Freshwater Crustaceans

Amphipods and Isopods

Amphipods (aka scuds) are one of my favorite mini clean up crew members. They are much maligned in the freshwater aquarium community, because of their talent for eating some plants. In my experience, they do nibble on plants like java moss and those with soft leaves like staurogyne repens. So if you are keeping live plants in your aquarium, it’s best to do a bit of research first, before introducing amphipods to your aquarium.

Scuds have a few ways of benefiting an aquarium habitat. Their small size and tendency to swim through the open water make them an ideal live food for predatory species like betta fish. My dario dario (scarlet badis) happily feed on tiny, juvenile amphipods. They also spend much of their time digging in the substrate, where bottom dwellers like catfish will happily slurp them up.

Because scuds spend much of their time burrowing into the substrate, they provide the valuable service of aerating the substrate. This can help prevent certain harmful anaerobic bacteria from producing dangerous gas. Lastly, scuds are constantly grazing and nibbling, which helps to reduce the buildup of excess food or waste in the substrate.

Isopods fill a very similar niche as amphipods. They are closely related to pill bugs that can be found underneath rocks and logs on land. Like amphipods, they root around in the substrate and under larger objects, looking for an easy meal. Again, like amphipods, they can be a source of live food for fish and other aquatic pets.


Shrimp are the jewels of the aquatic freshwater invertebrates. Unlike scuds and isopods, they come in a variety of colors, patterns, and sizes. Hobbyists around the world breed and trade decorative shrimp and participate in juried shows and conventions. Not only are these shrimp fun to look at, they can help us to maintain clean aquarium habitats for our other pets. Shrimp are primarily algae and biofilm eaters, which makes them adept at cleaning plants and decorations from unsightly patches of green or brown algaes. Amano Shrimp particularly are known for chowing down on algae.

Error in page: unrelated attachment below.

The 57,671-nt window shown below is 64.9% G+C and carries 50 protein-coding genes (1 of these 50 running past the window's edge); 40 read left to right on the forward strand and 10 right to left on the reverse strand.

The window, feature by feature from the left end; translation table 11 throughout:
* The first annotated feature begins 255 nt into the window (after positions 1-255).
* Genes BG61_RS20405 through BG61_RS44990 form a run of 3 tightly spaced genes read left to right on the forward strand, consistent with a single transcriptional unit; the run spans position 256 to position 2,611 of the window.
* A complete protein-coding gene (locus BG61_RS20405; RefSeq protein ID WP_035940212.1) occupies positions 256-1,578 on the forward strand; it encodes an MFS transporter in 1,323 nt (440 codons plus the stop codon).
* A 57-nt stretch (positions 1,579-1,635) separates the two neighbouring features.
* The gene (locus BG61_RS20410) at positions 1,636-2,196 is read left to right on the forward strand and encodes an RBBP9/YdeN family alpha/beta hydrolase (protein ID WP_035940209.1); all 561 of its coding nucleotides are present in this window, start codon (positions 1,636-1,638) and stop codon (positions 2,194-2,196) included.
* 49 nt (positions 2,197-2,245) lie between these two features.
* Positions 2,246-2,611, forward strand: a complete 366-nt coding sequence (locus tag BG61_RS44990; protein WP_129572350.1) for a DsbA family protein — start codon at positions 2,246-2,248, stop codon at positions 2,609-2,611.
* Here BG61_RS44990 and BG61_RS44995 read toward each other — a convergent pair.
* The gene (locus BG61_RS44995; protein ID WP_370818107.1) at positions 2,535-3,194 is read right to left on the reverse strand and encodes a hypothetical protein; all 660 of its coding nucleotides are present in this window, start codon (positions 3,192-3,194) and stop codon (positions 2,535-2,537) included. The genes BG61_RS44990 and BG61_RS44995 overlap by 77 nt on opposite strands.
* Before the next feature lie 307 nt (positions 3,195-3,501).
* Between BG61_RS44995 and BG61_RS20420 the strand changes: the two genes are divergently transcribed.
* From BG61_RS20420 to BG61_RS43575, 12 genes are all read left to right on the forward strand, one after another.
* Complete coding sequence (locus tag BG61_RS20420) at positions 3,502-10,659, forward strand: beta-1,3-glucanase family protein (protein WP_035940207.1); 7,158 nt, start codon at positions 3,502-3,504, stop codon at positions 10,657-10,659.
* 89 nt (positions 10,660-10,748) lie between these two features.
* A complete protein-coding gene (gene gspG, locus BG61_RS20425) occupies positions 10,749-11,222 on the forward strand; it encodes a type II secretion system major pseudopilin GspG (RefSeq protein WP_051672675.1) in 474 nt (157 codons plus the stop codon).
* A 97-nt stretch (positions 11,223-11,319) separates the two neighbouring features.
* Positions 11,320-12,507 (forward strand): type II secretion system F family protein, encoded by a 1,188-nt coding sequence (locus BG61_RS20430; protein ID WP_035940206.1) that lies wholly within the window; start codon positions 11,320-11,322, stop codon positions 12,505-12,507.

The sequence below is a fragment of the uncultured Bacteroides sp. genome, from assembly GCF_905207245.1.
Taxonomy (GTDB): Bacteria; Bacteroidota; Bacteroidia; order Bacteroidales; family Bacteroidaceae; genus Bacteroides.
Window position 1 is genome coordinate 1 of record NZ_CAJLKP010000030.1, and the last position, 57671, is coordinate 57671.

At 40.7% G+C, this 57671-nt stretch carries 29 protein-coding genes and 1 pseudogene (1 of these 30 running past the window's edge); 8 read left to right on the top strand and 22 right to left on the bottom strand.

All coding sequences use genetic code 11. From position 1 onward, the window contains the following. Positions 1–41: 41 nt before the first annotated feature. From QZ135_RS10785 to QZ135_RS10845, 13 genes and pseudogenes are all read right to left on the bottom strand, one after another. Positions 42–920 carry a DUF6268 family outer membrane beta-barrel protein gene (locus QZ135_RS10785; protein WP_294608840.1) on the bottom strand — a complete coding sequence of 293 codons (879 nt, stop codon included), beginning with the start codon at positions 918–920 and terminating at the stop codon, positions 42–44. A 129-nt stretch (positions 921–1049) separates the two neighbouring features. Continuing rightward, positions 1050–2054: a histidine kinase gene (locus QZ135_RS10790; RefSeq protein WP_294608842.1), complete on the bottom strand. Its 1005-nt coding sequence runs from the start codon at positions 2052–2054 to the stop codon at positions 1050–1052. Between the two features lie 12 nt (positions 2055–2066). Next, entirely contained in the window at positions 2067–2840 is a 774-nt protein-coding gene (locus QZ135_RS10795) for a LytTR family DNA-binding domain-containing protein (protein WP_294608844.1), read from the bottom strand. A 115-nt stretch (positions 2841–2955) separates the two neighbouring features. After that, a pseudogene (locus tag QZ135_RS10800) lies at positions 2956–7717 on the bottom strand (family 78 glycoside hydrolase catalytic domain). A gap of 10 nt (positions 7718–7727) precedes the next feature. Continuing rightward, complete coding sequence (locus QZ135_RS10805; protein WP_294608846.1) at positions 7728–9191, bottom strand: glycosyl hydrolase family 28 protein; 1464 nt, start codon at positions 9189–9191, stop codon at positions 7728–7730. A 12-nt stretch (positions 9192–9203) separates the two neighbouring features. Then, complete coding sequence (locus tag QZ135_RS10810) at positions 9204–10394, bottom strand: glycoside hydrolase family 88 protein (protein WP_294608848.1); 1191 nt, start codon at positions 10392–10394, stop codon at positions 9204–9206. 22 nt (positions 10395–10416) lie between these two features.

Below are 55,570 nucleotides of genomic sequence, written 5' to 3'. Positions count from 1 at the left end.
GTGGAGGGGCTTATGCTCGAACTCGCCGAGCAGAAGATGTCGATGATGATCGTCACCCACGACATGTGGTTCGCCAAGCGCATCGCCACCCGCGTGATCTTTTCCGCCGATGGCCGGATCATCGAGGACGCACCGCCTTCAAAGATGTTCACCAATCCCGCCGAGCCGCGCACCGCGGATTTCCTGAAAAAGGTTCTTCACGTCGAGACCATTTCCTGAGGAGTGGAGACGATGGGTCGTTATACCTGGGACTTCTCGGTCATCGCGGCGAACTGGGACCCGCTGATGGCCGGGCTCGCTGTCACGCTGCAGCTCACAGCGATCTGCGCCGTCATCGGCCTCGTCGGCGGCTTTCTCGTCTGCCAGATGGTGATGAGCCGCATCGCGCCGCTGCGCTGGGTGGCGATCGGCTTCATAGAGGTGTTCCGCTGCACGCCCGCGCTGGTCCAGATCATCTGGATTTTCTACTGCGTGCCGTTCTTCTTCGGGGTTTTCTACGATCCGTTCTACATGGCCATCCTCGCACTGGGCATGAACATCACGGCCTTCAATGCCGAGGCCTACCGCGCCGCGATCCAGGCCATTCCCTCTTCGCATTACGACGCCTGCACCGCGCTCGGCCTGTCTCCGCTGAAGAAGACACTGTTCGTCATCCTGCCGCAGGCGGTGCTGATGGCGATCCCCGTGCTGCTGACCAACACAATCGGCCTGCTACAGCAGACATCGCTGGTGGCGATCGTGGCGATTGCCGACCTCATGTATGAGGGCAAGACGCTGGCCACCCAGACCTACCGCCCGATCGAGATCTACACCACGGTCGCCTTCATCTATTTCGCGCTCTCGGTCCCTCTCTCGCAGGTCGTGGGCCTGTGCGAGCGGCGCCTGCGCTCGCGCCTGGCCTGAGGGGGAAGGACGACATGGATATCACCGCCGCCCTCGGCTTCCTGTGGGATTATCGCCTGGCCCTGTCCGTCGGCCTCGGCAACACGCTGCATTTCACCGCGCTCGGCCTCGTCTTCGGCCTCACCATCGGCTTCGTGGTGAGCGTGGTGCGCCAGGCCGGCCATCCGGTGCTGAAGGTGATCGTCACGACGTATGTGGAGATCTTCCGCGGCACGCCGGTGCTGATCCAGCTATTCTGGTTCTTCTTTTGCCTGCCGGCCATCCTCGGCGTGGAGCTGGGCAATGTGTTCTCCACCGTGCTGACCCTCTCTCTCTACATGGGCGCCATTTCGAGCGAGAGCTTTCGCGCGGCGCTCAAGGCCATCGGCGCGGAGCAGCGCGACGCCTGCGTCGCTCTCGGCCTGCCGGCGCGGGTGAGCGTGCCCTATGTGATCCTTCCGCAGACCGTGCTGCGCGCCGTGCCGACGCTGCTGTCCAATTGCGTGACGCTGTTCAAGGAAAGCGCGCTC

Plants & Algae

Living plants are a tremendous benefit to an aquarium. They produce oxygen as a product of photosynthesis, absorb excess nutrients from the water, and constantly shedding organic material that many species consume as food. Some fish utilize plants as a staple in their diet, while others use them as brooding locations. Duckweed, for example, is a terrific supplemental food source for fish such as goldfish.

“What? Algae? I thought you said we were trying to avoid algae!” Think of algae, like most things in life, as being “good in moderation.” A little algae can do a lot of good in your aquarium. A lot of algae can cause big problems.

Like plants, green algae produces oxygen as a byproduct of photosynthesis. If you’ve ever seen a Marimo Moss Ball producing bubbles on its surface, then you’ve witnessed algae producing oxygen. Also like plants, algae soaks up nutrients from the water in order to grow properly. This process helps to clean the water by removing those substances from it. Too much algae can be problematic, by competing with plants and by producing an ammonia spike, if a big bloom of algae were to die at once.

Kept healthy and under control, plants and algae are (after beneficial bacteria) the best allies to have in your aquarium. In addition to producing oxygen and soaking up nutrients, plants and algae will also reduce your overall bioload. They not only do this by not producing ammonia waste, they actually consume Nitrates to aid in their growth.

Research Sources

Central Florida Aquarium Society

“Ecology of the Planted Aquarium” written by Diana Walstad

“Encyclopedia of Aquarium Plants” by Peter Hiscock

“An Alternative Aquarium: A Robust Habitat” by Matt Owens

Cherry Shrimp –

Feature Image Credits: (from left to right) Buchling, DirkBlankenhaus, Alan R Walker, Dvortygirl Michael Maňas. Source: